What follows below is why all the other recipes don't work. Why this one will. The symbiotic relationship takes time to mature, just like fine wine. Fine cheese. Fine hams and fermented sausages.
Table from HANDBOOK OF DOUGH FERMENTATIONS
There are three superscripts in the following table. In the book they
are labeled, a, b, and c. Having no way to make a superscript letter in this weblog, I have denominated them by: sup.a, b, c.
From the Chapter "Baker's Yeast and Sourdough in U.S. Bread Products"
/ Karel Kulp. Page 117-
Table 6 Development of Sourdough Starter
|Amount Starter (WU) sup.a||Flour sup.b||Water||Total|
sup.a - Weight units (WU) based on any unit: gram, kilogram, ounce or pound
sup.b - In [the] first two replenishments, the flour and water are doubled
sup.c - In subsequent replenishments, the multiplier 4 is used (the multiplier is the amount of flour and water added to sourdough starter in the replenishment steps). The rate of replenishment increases the total starter fivefold. Source: Ref. 32.
[slightly above the table in the original text -- Secret_Ingredient]
"The development of natural sour is outlined in Table 6, which details flour water ratios, temperature, and maturing times. According to this schedule, the staring flour-water blend is set at 82-85 degrees F. (28-30 degrees C.) and kept at 90-95 degrees F. (32-35 degrees C.) for 24h. During that time, some acidity develops. At that point the flour-water blend must be supplied with additional fresh flour and water . . .
Replenished (refreshed) starters are best set and kept at 75-80 degrees F. (24-27 degrees C.) Non-refrigerated sourdoughs after reaching maturity should be kept at cooler temperatures and must be replenished at least daily . . .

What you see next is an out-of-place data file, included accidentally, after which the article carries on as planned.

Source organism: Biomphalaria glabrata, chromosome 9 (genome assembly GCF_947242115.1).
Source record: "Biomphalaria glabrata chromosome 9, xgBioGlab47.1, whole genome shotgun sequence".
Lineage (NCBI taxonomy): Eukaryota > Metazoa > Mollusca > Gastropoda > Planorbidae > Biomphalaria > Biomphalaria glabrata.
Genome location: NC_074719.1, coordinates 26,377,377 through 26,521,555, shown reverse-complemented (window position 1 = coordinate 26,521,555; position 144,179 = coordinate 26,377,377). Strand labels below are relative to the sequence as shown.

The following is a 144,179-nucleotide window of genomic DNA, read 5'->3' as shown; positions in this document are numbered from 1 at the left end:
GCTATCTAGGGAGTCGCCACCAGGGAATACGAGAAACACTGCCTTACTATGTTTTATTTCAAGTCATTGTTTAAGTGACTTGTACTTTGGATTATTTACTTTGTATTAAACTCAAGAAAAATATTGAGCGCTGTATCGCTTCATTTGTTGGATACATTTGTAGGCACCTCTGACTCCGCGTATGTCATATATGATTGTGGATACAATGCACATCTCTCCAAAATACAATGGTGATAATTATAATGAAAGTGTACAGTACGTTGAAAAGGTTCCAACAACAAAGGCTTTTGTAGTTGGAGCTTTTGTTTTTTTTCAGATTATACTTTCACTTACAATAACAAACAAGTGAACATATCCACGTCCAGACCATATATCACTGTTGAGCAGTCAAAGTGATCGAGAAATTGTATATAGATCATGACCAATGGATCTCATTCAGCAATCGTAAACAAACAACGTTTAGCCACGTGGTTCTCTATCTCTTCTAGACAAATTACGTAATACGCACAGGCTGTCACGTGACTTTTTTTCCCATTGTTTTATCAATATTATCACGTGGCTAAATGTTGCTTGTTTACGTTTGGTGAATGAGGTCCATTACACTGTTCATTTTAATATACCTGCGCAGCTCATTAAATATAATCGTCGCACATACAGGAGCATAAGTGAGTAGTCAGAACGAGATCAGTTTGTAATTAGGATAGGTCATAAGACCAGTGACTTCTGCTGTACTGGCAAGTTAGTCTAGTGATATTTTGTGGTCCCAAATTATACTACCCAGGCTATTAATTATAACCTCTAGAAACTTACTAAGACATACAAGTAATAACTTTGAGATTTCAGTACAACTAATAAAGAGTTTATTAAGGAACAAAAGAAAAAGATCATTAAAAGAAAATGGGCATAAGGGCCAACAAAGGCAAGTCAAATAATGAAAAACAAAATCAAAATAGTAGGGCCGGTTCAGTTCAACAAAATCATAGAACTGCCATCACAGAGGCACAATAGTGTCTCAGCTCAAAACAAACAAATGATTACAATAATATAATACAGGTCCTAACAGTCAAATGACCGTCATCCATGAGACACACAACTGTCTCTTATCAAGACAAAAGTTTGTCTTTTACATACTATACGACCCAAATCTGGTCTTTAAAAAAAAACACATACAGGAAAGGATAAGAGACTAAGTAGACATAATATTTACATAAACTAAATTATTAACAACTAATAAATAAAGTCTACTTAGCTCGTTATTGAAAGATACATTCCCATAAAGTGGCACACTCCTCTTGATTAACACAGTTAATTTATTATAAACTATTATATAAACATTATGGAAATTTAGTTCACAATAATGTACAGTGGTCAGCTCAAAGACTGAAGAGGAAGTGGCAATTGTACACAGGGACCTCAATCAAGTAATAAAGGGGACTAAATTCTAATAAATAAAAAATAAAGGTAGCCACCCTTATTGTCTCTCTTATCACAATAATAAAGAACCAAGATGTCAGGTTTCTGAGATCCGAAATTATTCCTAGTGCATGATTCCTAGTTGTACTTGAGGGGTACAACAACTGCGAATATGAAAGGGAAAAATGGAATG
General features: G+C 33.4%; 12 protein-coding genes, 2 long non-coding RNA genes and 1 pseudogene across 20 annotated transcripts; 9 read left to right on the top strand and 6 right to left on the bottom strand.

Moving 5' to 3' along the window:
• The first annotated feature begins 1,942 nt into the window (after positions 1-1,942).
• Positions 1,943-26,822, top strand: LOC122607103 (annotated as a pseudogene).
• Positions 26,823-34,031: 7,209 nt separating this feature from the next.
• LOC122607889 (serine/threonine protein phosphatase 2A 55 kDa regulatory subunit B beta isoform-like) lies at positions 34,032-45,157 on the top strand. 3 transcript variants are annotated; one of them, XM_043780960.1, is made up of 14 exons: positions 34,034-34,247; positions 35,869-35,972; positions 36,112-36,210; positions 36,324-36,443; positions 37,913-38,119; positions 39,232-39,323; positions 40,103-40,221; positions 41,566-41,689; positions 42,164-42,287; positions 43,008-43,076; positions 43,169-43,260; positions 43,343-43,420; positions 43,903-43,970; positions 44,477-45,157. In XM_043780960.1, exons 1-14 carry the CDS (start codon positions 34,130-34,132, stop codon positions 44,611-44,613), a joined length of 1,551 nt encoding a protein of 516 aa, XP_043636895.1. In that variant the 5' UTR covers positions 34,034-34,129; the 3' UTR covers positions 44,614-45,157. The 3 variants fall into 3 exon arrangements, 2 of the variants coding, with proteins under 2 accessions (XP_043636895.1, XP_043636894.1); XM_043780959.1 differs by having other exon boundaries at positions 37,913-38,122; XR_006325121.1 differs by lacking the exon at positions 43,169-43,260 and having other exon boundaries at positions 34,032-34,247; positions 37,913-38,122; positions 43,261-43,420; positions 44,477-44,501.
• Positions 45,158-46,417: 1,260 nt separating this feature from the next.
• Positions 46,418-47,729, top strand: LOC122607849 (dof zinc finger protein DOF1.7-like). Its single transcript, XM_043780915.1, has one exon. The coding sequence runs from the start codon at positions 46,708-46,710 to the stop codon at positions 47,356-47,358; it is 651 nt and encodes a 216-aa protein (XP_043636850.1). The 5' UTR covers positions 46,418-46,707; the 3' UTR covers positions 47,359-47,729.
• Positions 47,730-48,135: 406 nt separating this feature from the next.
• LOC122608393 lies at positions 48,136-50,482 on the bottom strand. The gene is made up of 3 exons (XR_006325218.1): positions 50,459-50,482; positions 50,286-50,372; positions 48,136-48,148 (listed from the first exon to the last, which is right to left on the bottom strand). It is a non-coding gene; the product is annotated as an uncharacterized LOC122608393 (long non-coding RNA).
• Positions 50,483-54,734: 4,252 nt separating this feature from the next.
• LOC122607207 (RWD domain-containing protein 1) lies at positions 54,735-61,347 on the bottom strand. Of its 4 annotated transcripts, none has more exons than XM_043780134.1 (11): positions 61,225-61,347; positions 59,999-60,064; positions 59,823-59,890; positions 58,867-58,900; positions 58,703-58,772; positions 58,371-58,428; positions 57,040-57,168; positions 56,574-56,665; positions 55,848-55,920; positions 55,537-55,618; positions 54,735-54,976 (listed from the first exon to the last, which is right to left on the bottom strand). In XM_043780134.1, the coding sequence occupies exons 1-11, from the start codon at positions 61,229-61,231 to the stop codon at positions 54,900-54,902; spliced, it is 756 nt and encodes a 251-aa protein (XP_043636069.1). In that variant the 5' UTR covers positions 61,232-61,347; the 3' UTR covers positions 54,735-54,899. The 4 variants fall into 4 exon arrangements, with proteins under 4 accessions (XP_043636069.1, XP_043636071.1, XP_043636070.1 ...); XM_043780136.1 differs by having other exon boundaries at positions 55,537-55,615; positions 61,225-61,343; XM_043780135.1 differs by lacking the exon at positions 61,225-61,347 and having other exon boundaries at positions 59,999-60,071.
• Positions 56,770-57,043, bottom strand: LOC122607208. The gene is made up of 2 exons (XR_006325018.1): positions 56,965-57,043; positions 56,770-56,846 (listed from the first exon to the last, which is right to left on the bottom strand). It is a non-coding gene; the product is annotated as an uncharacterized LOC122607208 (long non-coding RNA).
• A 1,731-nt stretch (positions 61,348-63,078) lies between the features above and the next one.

Development of a properly matured starter does not only require an achievement of the proper degree of acidity, generally indicated by pH values within 3.6. to 3.8, and total titratable acidity of 16-20mL . . . even after this stage has been reached, development requires an additional 6-8 replenishments with maturing at 80 degrees F. for full flavor and leavening quality."
This starter is quite slack a bakery term for dough that very soft. And as the amount of flour to water is nearly even, the starter is like pancake batter at it's thickest.
Once your starter is fully developed, shape it into loaves, free form or put it into Pullman molds, if you want a Wonder-Bread shape. Bake the loaves for 40 to 50 minutes at 425 degrees Fahrenheit. Allow to cool to a temperature at which you can slice the bread, in about an hour.
So if all the foregoing is true, why hasn't everybody started making the real thing? I surmise my answer. The bakers are either too lazy or the clients don't care for the taste. Making and maintaining the starter is much work. Although after the symbiotic balance is achieved, the starter can be refrigerated between uses.
An oven with a pilot light, is over 90 degrees. (around 140 degrees) With the oven door ajar, the temperature isn't warm enough. (70 to 80 degrees). So all I can suggest to get the right temperature for extended periods of time is to use a heating pad, which you will put a glass of liquid on and measure and adjust the thermostat until you can maintain 95 degrees Fahrenheit for the requisite amount of time.
It is somewhat understandable that the quantities seem overly large for the home kitchen. The point to remember is that after the symbiotic relationship has been successfully obtained that the starter can be refreshed less frequently. And that it can be refrigerated between refreshments. In truth, this is a recipe for home bakers that bake at least once a week and preferably more frequently. And if you are a home baker that bakes around holidays, then you can have your starter ready to go with six weeks advance preparation.
A little more information. The amount of this starter to use varies with how fast you want your loaves to rise. As the common knowledge holds that a longer maturing time gives rise to better flavor, it would appear that the minimal starter would be best. I'm sure that most of us aren't always home and available to pop the loaf in the oven when it reaches it's height just before baking. So you will have to experiment with the percentage of starter to control when the loaves will be ready to bake. Some sources say 40%. That is a lot and in the right temperature may have the loaves ready to bake in 8 hours. That's the best info I can give about this. Some bakers are up at 5:00 a.m.. Other bake at 4:00 p.m.. You will have to practice your own timing of this.